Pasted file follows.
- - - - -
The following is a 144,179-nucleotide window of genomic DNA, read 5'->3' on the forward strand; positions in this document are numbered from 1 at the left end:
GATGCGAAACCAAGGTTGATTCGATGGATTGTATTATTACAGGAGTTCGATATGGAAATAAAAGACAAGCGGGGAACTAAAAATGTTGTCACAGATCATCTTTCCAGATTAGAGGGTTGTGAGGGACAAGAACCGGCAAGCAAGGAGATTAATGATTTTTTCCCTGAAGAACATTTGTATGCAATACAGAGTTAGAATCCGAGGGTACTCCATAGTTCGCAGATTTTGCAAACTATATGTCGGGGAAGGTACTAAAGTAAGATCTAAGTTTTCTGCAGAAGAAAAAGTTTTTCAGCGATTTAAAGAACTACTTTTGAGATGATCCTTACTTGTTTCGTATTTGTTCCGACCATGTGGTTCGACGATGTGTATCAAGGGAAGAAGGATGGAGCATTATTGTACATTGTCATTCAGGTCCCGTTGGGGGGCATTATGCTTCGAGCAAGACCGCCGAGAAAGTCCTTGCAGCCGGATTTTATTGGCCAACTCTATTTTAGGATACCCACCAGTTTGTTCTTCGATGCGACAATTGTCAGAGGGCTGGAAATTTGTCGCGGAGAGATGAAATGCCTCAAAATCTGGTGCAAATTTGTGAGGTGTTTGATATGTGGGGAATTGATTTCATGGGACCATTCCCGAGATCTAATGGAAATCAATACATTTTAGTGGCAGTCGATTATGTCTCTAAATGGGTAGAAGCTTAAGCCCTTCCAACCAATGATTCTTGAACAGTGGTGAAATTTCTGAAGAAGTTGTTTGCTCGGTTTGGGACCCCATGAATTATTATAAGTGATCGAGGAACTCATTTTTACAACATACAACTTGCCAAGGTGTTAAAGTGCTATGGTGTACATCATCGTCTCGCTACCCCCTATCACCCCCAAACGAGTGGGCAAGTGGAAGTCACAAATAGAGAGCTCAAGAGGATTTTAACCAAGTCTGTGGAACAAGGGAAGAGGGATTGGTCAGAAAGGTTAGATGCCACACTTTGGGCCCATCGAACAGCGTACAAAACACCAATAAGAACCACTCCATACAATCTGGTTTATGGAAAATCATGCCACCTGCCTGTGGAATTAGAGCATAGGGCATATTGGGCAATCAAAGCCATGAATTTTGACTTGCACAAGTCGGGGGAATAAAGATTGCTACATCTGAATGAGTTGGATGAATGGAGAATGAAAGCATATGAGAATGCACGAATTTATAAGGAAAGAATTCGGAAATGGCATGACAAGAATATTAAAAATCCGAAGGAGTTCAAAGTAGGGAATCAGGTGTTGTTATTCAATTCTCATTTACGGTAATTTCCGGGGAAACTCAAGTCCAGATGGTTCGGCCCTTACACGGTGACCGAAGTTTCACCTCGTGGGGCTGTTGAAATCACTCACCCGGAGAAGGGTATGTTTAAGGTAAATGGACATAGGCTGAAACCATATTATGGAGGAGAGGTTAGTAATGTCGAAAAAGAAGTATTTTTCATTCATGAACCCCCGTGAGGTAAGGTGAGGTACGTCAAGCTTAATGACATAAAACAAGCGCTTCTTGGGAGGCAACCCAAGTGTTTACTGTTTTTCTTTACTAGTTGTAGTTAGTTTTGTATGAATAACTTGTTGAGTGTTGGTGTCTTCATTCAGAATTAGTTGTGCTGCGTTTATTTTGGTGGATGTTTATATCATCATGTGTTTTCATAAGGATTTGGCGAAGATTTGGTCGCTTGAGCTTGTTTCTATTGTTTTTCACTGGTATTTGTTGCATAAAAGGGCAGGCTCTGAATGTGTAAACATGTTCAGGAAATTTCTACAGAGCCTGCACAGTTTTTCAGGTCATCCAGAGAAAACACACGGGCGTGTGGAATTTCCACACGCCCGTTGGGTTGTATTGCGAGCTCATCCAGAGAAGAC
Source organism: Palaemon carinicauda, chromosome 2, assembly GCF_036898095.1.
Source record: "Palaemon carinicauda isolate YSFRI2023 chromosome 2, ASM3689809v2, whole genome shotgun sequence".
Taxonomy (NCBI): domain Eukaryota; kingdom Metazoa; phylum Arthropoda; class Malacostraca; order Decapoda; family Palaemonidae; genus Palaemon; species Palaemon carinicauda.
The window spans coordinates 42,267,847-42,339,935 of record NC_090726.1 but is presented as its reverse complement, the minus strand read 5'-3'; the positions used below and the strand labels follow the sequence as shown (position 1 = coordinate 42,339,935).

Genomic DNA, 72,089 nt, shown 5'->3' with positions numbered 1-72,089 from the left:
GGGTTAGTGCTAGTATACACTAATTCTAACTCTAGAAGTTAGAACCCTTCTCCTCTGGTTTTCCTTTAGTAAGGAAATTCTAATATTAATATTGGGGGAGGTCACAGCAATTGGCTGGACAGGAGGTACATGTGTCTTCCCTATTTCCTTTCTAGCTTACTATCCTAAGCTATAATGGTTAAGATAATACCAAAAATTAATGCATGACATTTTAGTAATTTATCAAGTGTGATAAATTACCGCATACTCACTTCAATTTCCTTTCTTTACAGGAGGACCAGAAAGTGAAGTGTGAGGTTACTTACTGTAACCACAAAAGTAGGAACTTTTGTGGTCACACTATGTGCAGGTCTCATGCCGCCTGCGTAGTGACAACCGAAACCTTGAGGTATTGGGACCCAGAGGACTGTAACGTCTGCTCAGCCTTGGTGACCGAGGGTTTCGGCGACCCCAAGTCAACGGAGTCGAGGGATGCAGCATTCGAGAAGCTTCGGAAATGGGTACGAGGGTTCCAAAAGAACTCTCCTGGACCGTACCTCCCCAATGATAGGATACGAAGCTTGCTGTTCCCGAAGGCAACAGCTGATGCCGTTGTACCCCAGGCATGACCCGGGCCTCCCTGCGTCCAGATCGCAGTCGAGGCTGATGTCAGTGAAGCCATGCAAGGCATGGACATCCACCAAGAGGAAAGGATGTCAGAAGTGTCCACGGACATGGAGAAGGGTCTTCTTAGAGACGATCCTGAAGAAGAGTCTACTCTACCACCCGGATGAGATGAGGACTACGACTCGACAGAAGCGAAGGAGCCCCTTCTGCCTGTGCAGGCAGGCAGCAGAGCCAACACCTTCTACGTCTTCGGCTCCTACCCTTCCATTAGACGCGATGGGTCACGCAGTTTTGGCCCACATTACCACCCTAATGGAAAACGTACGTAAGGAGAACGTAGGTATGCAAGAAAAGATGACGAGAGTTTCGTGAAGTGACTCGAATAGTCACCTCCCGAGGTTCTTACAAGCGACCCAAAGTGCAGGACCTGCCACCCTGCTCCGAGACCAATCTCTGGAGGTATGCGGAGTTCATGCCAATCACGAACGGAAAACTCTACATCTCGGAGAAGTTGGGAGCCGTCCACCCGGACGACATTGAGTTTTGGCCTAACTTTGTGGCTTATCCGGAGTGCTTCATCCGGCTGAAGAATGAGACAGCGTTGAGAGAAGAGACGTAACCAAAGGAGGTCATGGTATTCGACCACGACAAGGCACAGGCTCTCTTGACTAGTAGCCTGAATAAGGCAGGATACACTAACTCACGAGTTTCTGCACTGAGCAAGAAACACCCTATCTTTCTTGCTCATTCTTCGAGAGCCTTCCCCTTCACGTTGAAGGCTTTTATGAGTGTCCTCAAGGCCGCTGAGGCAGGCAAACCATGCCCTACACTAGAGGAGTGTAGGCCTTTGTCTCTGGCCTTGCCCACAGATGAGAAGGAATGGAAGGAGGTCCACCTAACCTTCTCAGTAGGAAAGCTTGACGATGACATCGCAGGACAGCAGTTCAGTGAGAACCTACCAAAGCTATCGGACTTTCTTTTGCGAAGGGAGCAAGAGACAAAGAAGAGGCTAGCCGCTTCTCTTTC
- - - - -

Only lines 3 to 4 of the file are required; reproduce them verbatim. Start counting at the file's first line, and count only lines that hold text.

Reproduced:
Source organism: Palaemon carinicauda, chromosome 2, assembly GCF_036898095.1.
Source record: "Palaemon carinicauda isolate YSFRI2023 chromosome 2, ASM3689809v2, whole genome shotgun sequence".